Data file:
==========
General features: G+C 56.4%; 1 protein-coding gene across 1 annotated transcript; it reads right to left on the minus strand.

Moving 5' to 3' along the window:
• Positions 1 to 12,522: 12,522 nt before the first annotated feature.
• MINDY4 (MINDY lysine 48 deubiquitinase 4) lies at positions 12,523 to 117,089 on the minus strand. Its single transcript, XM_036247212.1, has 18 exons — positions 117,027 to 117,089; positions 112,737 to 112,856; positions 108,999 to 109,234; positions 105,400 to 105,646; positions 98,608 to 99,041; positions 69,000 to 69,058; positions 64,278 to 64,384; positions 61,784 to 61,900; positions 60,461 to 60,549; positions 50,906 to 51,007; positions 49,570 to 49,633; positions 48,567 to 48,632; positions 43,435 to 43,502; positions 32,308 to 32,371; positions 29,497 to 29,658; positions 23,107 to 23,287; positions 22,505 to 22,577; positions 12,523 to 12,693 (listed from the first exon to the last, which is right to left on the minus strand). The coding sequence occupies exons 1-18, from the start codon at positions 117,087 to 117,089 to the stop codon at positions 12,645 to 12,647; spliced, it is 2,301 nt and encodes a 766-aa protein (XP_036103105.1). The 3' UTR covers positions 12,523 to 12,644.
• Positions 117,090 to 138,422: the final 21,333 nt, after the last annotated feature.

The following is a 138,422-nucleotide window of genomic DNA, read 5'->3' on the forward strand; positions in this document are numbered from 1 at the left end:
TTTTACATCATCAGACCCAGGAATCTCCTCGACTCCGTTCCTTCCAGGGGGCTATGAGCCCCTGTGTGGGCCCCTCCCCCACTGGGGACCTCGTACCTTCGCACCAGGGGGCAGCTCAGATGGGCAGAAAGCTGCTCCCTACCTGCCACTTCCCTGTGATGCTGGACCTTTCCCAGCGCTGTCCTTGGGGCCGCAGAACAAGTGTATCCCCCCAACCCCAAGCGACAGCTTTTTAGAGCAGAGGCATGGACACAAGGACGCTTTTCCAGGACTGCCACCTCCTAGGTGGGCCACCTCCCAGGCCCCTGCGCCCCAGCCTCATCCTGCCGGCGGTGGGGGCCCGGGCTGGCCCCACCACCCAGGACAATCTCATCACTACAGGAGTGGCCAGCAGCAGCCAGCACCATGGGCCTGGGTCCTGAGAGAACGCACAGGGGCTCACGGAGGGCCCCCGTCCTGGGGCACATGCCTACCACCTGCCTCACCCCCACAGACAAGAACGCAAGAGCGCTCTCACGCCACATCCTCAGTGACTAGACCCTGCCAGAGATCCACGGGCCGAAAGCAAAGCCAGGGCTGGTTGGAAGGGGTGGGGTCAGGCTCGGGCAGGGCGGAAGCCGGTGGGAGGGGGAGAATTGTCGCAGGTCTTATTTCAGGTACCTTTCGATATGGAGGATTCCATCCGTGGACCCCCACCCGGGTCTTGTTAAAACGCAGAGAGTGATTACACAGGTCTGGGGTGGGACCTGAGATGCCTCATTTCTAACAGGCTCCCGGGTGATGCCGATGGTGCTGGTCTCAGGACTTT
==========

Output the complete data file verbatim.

General features: G+C 56.4%; 1 protein-coding gene across 1 annotated transcript; it reads right to left on the minus strand.

Moving 5' to 3' along the window:
• Positions 1 to 12,522: 12,522 nt before the first annotated feature.
• MINDY4 (MINDY lysine 48 deubiquitinase 4) lies at positions 12,523 to 117,089 on the minus strand. Its single transcript, XM_036247212.1, has 18 exons — positions 117,027 to 117,089; positions 112,737 to 112,856; positions 108,999 to 109,234; positions 105,400 to 105,646; positions 98,608 to 99,041; positions 69,000 to 69,058; positions 64,278 to 64,384; positions 61,784 to 61,900; positions 60,461 to 60,549; positions 50,906 to 51,007; positions 49,570 to 49,633; positions 48,567 to 48,632; positions 43,435 to 43,502; positions 32,308 to 32,371; positions 29,497 to 29,658; positions 23,107 to 23,287; positions 22,505 to 22,577; positions 12,523 to 12,693 (listed from the first exon to the last, which is right to left on the minus strand). The coding sequence occupies exons 1-18, from the start codon at positions 117,087 to 117,089 to the stop codon at positions 12,645 to 12,647; spliced, it is 2,301 nt and encodes a 766-aa protein (XP_036103105.1). The 3' UTR covers positions 12,523 to 12,644.
• Positions 117,090 to 138,422: the final 21,333 nt, after the last annotated feature.

The following is a 138,422-nucleotide window of genomic DNA, read 5'->3' on the forward strand; positions in this document are numbered from 1 at the left end:
TTTTACATCATCAGACCCAGGAATCTCCTCGACTCCGTTCCTTCCAGGGGGCTATGAGCCCCTGTGTGGGCCCCTCCCCCACTGGGGACCTCGTACCTTCGCACCAGGGGGCAGCTCAGATGGGCAGAAAGCTGCTCCCTACCTGCCACTTCCCTGTGATGCTGGACCTTTCCCAGCGCTGTCCTTGGGGCCGCAGAACAAGTGTATCCCCCCAACCCCAAGCGACAGCTTTTTAGAGCAGAGGCATGGACACAAGGACGCTTTTCCAGGACTGCCACCTCCTAGGTGGGCCACCTCCCAGGCCCCTGCGCCCCAGCCTCATCCTGCCGGCGGTGGGGGCCCGGGCTGGCCCCACCACCCAGGACAATCTCATCACTACAGGAGTGGCCAGCAGCAGCCAGCACCATGGGCCTGGGTCCTGAGAGAACGCACAGGGGCTCACGGAGGGCCCCCGTCCTGGGGCACATGCCTACCACCTGCCTCACCCCCACAGACAAGAACGCAAGAGCGCTCTCACGCCACATCCTCAGTGACTAGACCCTGCCAGAGATCCACGGGCCGAAAGCAAAGCCAGGGCTGGTTGGAAGGGGTGGGGTCAGGCTCGGGCAGGGCGGAAGCCGGTGGGAGGGGGAGAATTGTCGCAGGTCTTATTTCAGGTACCTTTCGATATGGAGGATTCCATCCGTGGACCCCCACCCGGGTCTTGTTAAAACGCAGAGAGTGATTACACAGGTCTGGGGTGGGACCTGAGATGCCTCATTTCTAACAGGCTCCCGGGTGATGCCGATGGTGCTGGTCTCAGGACTTT